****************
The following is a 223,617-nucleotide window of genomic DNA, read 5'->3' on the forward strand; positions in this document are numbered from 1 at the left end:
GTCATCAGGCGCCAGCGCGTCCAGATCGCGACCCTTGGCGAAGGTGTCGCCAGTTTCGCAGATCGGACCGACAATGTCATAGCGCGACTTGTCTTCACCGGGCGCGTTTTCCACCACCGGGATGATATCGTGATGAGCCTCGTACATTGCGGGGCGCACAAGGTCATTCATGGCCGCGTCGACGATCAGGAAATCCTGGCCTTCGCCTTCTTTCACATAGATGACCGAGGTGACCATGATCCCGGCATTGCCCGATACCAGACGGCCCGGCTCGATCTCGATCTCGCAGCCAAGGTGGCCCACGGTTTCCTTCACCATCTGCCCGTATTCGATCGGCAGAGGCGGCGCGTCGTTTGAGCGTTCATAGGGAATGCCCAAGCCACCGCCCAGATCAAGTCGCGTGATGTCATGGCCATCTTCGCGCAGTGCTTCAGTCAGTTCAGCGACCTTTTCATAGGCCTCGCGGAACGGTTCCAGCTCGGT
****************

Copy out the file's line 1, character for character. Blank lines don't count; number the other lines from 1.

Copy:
The following is a 223,617-nucleotide window of genomic DNA, read 5'->3' on the forward strand; positions in this document are numbered from 1 at the left end: